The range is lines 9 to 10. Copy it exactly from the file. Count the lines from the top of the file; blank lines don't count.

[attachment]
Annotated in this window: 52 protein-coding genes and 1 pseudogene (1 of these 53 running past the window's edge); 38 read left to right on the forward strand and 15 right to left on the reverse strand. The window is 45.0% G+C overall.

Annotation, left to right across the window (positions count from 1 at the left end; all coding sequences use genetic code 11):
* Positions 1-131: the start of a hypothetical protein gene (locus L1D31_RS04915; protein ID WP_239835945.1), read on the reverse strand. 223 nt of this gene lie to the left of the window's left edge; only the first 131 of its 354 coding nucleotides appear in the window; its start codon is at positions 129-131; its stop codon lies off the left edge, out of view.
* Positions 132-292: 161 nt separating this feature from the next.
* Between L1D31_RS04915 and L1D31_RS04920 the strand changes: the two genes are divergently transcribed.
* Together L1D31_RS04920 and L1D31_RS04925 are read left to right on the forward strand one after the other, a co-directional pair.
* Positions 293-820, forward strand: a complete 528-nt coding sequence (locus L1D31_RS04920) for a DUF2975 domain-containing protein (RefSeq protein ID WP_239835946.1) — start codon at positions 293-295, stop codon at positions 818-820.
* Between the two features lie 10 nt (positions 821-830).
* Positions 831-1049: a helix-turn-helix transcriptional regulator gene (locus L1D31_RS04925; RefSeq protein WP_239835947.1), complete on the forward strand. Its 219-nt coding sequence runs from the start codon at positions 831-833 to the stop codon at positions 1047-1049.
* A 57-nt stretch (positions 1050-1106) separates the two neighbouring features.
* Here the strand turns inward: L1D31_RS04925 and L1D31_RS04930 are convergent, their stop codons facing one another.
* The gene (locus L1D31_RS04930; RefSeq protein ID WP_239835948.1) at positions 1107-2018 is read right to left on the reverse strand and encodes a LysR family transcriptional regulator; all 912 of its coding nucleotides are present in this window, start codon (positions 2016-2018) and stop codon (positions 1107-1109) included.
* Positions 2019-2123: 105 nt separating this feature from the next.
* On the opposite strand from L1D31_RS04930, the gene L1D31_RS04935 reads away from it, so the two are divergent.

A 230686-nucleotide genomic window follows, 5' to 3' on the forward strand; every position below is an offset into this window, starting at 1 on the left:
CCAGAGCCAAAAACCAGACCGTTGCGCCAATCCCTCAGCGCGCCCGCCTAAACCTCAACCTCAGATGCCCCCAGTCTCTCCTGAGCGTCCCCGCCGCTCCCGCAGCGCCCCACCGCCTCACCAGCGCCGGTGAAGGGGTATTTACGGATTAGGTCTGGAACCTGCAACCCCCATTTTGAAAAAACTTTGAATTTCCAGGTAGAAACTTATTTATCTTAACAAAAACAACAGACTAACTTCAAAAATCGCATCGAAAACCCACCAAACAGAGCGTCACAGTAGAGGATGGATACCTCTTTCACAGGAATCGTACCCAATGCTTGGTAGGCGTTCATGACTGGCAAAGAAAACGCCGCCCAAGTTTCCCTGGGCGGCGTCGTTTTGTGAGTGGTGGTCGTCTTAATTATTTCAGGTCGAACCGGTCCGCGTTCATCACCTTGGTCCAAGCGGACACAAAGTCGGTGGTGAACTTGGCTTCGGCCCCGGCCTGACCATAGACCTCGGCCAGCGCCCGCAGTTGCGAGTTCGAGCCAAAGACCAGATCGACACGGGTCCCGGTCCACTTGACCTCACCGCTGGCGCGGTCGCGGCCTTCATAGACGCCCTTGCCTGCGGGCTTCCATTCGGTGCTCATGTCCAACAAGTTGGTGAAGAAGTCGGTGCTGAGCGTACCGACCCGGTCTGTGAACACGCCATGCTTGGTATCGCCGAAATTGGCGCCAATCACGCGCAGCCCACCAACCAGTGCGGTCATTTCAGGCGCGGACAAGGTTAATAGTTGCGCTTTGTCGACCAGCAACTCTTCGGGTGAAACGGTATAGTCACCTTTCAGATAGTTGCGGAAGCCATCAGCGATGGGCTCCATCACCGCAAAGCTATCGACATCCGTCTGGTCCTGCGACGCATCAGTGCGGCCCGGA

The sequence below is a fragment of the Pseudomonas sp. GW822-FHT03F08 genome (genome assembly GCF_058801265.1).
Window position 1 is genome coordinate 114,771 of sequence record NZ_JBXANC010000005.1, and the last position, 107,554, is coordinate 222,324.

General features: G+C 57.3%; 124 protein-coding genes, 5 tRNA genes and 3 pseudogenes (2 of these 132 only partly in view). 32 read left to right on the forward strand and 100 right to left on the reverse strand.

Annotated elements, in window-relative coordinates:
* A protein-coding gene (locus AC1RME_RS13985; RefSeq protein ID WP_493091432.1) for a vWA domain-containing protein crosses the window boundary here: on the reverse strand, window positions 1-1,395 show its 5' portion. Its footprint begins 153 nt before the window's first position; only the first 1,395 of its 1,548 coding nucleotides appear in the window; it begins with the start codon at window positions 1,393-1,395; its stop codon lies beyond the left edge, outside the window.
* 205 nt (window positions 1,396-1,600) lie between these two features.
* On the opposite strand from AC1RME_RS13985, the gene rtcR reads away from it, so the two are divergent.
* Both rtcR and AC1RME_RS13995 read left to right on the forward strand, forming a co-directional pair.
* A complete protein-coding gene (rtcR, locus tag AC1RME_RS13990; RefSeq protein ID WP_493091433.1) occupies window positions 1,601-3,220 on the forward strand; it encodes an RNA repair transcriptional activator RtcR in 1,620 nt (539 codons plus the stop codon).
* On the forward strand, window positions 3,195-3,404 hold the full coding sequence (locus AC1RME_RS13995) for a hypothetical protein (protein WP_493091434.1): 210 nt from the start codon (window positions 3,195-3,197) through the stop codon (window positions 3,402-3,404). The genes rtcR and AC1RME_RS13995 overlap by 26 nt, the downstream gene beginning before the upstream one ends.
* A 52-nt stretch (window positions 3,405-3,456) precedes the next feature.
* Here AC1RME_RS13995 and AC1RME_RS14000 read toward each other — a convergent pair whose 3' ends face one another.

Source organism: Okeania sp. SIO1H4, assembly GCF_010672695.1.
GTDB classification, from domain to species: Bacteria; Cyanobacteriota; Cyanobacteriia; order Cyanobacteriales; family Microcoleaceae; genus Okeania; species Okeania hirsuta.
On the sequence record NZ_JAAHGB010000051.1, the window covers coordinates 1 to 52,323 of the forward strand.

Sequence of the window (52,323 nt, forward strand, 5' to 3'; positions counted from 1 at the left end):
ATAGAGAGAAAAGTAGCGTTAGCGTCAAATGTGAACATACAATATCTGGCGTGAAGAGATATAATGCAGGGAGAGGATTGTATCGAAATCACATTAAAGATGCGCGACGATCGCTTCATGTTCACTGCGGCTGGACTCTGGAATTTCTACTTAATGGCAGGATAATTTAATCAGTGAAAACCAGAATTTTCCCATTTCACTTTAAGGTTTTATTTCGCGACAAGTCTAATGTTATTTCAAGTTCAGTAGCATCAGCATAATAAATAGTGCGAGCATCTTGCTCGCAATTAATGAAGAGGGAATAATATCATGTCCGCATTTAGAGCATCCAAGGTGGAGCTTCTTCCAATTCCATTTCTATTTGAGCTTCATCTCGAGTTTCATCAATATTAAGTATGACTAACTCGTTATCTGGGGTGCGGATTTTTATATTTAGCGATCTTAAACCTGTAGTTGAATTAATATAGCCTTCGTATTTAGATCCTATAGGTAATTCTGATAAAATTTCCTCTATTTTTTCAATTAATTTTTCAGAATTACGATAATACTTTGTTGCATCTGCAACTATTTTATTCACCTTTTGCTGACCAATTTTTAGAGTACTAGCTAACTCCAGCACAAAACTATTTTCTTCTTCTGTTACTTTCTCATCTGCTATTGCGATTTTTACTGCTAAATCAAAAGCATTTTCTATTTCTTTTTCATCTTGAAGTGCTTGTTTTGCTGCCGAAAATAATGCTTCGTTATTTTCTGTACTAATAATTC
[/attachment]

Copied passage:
* Positions 831-1049: a helix-turn-helix transcriptional regulator gene (locus L1D31_RS04925; RefSeq protein WP_239835947.1), complete on the forward strand. Its 219-nt coding sequence runs from the start codon at positions 831-833 to the stop codon at positions 1047-1049.
* A 57-nt stretch (positions 1050-1106) separates the two neighbouring features.